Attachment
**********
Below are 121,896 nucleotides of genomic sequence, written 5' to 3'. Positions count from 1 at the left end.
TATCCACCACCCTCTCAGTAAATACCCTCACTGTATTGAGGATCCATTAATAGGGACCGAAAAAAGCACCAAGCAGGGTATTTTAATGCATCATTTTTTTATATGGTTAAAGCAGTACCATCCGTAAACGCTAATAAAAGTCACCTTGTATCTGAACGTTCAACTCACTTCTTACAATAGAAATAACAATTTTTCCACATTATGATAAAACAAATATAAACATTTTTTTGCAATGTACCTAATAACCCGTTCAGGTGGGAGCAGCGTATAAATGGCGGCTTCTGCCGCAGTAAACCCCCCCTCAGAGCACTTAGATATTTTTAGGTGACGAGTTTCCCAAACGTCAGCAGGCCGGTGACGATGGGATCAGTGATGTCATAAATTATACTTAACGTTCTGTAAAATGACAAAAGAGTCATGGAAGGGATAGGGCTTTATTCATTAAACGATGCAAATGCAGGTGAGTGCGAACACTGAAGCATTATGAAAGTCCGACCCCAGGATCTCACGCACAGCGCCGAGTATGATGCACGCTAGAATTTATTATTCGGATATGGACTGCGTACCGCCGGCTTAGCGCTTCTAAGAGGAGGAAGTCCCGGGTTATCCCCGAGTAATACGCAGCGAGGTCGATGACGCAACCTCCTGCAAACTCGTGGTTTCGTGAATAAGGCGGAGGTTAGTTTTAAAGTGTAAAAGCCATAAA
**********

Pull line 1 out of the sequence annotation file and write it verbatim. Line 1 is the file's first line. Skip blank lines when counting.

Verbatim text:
Below are 121,896 nucleotides of genomic sequence, written 5' to 3'. Positions count from 1 at the left end.